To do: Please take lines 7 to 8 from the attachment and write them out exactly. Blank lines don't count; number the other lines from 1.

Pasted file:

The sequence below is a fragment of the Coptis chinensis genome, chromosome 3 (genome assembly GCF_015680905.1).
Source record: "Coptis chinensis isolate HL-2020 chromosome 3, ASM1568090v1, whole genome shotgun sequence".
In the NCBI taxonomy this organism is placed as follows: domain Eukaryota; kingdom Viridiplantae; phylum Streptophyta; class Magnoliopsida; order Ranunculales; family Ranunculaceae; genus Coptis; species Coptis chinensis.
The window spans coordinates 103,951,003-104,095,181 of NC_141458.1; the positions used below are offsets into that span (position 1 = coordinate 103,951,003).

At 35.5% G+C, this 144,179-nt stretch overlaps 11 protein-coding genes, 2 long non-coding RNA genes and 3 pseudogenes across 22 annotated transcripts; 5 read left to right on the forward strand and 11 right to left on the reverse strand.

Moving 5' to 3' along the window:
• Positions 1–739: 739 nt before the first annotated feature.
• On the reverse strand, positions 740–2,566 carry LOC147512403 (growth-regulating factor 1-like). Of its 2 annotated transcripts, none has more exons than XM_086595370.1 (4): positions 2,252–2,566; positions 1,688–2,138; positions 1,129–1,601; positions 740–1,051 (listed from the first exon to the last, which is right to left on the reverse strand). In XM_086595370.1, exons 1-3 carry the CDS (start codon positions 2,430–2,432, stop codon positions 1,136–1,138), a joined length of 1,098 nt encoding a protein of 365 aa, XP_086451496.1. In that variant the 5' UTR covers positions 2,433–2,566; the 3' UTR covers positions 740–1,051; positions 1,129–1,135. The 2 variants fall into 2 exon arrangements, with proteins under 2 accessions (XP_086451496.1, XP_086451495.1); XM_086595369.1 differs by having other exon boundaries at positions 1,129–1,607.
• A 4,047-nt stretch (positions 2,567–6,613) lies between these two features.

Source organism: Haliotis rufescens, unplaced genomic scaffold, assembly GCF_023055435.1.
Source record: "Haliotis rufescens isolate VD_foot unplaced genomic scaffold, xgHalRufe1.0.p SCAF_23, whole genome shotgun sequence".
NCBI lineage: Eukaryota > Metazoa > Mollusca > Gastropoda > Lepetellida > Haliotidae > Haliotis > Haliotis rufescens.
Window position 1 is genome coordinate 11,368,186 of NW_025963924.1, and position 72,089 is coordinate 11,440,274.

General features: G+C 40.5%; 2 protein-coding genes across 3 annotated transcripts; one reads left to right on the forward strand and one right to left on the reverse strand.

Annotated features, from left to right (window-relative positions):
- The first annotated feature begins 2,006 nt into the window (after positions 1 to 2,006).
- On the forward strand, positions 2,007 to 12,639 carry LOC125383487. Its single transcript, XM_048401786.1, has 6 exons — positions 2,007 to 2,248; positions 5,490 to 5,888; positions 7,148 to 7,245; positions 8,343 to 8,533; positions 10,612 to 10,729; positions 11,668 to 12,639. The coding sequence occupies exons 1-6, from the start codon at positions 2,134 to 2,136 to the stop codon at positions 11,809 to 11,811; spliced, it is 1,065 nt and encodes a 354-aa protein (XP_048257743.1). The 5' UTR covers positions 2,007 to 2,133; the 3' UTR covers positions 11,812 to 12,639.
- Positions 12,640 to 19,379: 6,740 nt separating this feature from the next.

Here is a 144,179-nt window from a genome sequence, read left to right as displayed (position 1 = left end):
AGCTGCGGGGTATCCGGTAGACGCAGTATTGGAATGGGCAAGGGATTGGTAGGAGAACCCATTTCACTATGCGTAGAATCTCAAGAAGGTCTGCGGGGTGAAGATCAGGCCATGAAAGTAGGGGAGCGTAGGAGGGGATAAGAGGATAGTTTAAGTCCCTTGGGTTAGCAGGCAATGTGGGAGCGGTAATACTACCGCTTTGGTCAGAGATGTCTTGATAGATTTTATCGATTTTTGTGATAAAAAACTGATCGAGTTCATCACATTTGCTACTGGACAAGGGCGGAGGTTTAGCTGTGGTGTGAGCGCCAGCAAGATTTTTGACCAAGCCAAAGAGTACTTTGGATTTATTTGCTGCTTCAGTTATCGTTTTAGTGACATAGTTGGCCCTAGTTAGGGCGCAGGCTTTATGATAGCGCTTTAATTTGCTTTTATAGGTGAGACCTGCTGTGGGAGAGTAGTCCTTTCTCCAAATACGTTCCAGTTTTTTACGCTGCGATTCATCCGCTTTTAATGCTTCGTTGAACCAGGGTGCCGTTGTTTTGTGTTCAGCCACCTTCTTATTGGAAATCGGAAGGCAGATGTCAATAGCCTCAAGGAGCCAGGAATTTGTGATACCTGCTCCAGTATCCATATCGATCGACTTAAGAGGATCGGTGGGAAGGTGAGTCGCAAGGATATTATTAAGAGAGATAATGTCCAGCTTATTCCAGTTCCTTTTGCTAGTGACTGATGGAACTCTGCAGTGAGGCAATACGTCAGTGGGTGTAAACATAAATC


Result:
• Positions 1–739: 739 nt before the first annotated feature.
• On the reverse strand, positions 740–2,566 carry LOC147512403 (growth-regulating factor 1-like). Of its 2 annotated transcripts, none has more exons than XM_086595370.1 (4): positions 2,252–2,566; positions 1,688–2,138; positions 1,129–1,601; positions 740–1,051 (listed from the first exon to the last, which is right to left on the reverse strand). In XM_086595370.1, exons 1-3 carry the CDS (start codon positions 2,430–2,432, stop codon positions 1,136–1,138), a joined length of 1,098 nt encoding a protein of 365 aa, XP_086451496.1. In that variant the 5' UTR covers positions 2,433–2,566; the 3' UTR covers positions 740–1,051; positions 1,129–1,135. The 2 variants fall into 2 exon arrangements, with proteins under 2 accessions (XP_086451496.1, XP_086451495.1); XM_086595369.1 differs by having other exon boundaries at positions 1,129–1,607.